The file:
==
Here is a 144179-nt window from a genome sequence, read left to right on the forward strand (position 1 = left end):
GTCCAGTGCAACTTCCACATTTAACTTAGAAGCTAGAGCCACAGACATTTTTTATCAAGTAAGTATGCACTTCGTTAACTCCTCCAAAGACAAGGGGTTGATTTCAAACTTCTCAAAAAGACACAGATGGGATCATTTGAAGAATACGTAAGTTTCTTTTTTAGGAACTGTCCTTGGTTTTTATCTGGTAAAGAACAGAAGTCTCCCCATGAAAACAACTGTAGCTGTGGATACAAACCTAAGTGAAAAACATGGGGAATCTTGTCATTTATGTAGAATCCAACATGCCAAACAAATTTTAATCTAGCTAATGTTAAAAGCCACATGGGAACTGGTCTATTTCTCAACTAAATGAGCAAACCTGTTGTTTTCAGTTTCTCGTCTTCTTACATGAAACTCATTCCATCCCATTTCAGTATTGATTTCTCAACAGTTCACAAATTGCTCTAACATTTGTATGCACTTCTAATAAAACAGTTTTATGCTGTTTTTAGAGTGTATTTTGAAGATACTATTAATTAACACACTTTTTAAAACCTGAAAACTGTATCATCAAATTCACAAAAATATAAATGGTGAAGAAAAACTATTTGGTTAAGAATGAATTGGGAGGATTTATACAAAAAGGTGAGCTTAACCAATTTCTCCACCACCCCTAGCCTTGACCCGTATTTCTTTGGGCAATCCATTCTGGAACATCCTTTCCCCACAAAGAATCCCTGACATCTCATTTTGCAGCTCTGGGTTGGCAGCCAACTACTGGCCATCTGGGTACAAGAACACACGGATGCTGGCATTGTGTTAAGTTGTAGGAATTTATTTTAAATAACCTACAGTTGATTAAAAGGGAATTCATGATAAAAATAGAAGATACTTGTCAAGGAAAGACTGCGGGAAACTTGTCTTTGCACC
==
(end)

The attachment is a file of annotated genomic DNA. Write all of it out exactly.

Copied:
Here is a 144179-nt window from a genome sequence, read left to right on the forward strand (position 1 = left end):
GTCCAGTGCAACTTCCACATTTAACTTAGAAGCTAGAGCCACAGACATTTTTTATCAAGTAAGTATGCACTTCGTTAACTCCTCCAAAGACAAGGGGTTGATTTCAAACTTCTCAAAAAGACACAGATGGGATCATTTGAAGAATACGTAAGTTTCTTTTTTAGGAACTGTCCTTGGTTTTTATCTGGTAAAGAACAGAAGTCTCCCCATGAAAACAACTGTAGCTGTGGATACAAACCTAAGTGAAAAACATGGGGAATCTTGTCATTTATGTAGAATCCAACATGCCAAACAAATTTTAATCTAGCTAATGTTAAAAGCCACATGGGAACTGGTCTATTTCTCAACTAAATGAGCAAACCTGTTGTTTTCAGTTTCTCGTCTTCTTACATGAAACTCATTCCATCCCATTTCAGTATTGATTTCTCAACAGTTCACAAATTGCTCTAACATTTGTATGCACTTCTAATAAAACAGTTTTATGCTGTTTTTAGAGTGTATTTTGAAGATACTATTAATTAACACACTTTTTAAAACCTGAAAACTGTATCATCAAATTCACAAAAATATAAATGGTGAAGAAAAACTATTTGGTTAAGAATGAATTGGGAGGATTTATACAAAAAGGTGAGCTTAACCAATTTCTCCACCACCCCTAGCCTTGACCCGTATTTCTTTGGGCAATCCATTCTGGAACATCCTTTCCCCACAAAGAATCCCTGACATCTCATTTTGCAGCTCTGGGTTGGCAGCCAACTACTGGCCATCTGGGTACAAGAACACACGGATGCTGGCATTGTGTTAAGTTGTAGGAATTTATTTTAAATAACCTACAGTTGATTAAAAGGGAATTCATGATAAAAATAGAAGATACTTGTCAAGGAAAGACTGCGGGAAACTTGTCTTTGCACC